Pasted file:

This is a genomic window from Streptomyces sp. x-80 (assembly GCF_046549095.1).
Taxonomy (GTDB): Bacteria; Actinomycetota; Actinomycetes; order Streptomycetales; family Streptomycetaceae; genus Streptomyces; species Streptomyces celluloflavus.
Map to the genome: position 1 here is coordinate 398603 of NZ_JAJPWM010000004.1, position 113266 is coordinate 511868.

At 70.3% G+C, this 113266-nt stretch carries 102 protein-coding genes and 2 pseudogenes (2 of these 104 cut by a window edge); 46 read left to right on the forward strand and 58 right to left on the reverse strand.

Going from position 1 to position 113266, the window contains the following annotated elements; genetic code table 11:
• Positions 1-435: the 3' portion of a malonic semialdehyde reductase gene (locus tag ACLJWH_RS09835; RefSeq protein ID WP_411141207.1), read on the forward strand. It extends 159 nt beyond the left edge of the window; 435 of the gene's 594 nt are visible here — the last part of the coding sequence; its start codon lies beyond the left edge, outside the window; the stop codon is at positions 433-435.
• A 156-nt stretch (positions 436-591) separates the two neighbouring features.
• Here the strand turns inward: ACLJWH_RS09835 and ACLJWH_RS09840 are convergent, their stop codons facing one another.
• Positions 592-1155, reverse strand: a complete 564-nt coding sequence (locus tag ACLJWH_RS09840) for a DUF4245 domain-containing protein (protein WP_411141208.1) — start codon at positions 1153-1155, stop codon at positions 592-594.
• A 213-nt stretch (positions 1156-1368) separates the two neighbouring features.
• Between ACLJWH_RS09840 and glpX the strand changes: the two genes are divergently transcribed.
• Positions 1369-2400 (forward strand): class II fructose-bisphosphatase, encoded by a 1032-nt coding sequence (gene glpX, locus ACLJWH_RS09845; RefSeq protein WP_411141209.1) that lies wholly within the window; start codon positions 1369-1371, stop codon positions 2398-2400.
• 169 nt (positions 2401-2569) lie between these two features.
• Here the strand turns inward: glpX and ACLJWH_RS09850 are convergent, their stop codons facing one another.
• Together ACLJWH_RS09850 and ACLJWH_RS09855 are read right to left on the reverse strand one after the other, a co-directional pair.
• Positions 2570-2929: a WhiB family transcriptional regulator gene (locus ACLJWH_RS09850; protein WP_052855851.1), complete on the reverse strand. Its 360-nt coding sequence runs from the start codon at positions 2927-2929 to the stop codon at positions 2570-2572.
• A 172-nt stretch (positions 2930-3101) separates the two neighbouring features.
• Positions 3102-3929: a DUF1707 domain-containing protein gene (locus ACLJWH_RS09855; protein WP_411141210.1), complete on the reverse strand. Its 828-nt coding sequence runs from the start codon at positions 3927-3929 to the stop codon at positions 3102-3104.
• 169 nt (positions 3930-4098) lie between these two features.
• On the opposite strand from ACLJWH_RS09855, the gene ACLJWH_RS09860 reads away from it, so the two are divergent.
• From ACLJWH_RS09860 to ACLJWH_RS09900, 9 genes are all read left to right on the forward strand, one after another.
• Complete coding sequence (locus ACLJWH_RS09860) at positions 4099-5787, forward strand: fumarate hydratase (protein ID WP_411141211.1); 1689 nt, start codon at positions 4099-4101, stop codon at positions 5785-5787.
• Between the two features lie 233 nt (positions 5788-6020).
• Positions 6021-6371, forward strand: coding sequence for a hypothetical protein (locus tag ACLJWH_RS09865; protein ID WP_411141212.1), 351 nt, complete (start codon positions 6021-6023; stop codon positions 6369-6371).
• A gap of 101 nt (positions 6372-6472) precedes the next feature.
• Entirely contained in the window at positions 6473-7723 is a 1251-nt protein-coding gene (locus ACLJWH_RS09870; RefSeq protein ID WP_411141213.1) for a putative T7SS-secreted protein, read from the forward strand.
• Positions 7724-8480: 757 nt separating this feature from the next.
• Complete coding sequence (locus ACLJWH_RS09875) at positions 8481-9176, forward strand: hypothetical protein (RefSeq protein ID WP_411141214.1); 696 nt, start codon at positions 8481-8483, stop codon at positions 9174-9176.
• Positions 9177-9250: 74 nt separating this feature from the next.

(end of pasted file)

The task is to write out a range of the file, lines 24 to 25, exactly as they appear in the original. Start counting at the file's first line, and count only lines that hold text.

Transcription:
• Positions 6021-6371, forward strand: coding sequence for a hypothetical protein (locus tag ACLJWH_RS09865; protein ID WP_411141212.1), 351 nt, complete (start codon positions 6021-6023; stop codon positions 6369-6371).
• A gap of 101 nt (positions 6372-6472) precedes the next feature.